HannahsMomi Posted 19 Aug 2014 , 1:06pm
post #12 of 17

So, since I have to paint the drop strings, if I use buttercream for the strings and let them crust....would I be able to paint the buttercream strings with lustre dust/vodka?  I guess I've been assuming they would break too easily....

That's why I thought I'd pipe in RI

gscout73 Posted 21 Aug 2014 , 12:54am
post #13 of 17

I highly recommend practicing. Please don't wait until you are working on your ordered cake. By the time you are ready to make and decorate that cake it will take confidence to have a steady hand.

bubs1stbirthday Posted 21 Aug 2014 , 1:25am
post #14 of 17

I haven't done it personally but I have heard of people putting glycerine in their RI mix so as to make it less fragile to work with - maybe look into that? 

HannahsMomi Posted 21 Aug 2014 , 7:18pm
post #15 of 17

Absolutely!  I always practice things I haven't tried before I do them on a wedding cake.  I did some buttercream drop strings yesterday and let them crust, then tried painting them.  It worked!  I think I will go this :lol: route!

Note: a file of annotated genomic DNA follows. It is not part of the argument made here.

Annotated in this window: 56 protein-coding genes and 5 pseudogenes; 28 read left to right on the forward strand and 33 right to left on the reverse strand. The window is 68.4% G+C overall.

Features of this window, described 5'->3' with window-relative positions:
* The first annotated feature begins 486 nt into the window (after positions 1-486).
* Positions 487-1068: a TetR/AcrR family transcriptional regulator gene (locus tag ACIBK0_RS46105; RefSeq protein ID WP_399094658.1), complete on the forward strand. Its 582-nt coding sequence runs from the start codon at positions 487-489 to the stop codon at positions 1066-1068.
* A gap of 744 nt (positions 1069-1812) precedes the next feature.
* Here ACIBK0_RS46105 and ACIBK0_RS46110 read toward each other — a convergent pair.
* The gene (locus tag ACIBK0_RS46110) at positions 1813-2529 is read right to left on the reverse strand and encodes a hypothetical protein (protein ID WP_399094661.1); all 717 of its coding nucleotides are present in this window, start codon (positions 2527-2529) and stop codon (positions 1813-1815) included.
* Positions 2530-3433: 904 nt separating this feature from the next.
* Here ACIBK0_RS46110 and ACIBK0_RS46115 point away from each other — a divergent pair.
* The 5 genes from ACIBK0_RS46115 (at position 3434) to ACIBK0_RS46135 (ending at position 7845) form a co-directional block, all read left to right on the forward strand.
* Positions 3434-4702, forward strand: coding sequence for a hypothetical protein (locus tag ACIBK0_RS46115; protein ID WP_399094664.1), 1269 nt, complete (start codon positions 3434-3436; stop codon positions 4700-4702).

HannahsMomi Posted 21 Aug 2014 , 7:19pm
post #16 of 17

Thanks, bubs!  I will have to remember that for my RI stringwork in the future!  There is always something new to learn, isn't there?

gscout73 Posted 22 Aug 2014 , 5:23pm
post #17 of 17

Quote:

Originally Posted by HannahsMomi 
 

Absolutely!  I always practice things I haven't tried before I do them on a wedding cake.  I did some buttercream drop strings yesterday and let them crust, then tried painting them.  It worked!  I think I will go this :lol: route!


I wish you all the best! Make sure to post a pic when you're done so we can see how they came out.